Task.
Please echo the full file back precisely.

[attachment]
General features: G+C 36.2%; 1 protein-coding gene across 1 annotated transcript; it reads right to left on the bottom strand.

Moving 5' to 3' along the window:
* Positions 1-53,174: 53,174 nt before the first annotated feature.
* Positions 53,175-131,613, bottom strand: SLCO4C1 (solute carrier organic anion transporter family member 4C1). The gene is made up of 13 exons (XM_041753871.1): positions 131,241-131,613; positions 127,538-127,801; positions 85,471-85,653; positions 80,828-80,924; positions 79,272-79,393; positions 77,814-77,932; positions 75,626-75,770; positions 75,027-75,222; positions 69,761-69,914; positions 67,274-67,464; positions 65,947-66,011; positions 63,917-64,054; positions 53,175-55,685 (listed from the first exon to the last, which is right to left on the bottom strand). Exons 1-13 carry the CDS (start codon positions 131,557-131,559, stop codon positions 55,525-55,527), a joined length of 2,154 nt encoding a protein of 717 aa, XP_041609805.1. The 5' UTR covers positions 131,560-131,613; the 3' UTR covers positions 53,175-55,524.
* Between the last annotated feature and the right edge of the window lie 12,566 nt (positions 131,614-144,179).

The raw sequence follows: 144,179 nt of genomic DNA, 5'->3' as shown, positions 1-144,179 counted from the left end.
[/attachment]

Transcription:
General features: G+C 36.2%; 1 protein-coding gene across 1 annotated transcript; it reads right to left on the bottom strand.

Moving 5' to 3' along the window:
* Positions 1-53,174: 53,174 nt before the first annotated feature.
* Positions 53,175-131,613, bottom strand: SLCO4C1 (solute carrier organic anion transporter family member 4C1). The gene is made up of 13 exons (XM_041753871.1): positions 131,241-131,613; positions 127,538-127,801; positions 85,471-85,653; positions 80,828-80,924; positions 79,272-79,393; positions 77,814-77,932; positions 75,626-75,770; positions 75,027-75,222; positions 69,761-69,914; positions 67,274-67,464; positions 65,947-66,011; positions 63,917-64,054; positions 53,175-55,685 (listed from the first exon to the last, which is right to left on the bottom strand). Exons 1-13 carry the CDS (start codon positions 131,557-131,559, stop codon positions 55,525-55,527), a joined length of 2,154 nt encoding a protein of 717 aa, XP_041609805.1. The 5' UTR covers positions 131,560-131,613; the 3' UTR covers positions 53,175-55,524.
* Between the last annotated feature and the right edge of the window lie 12,566 nt (positions 131,614-144,179).

The raw sequence follows: 144,179 nt of genomic DNA, 5'->3' as shown, positions 1-144,179 counted from the left end.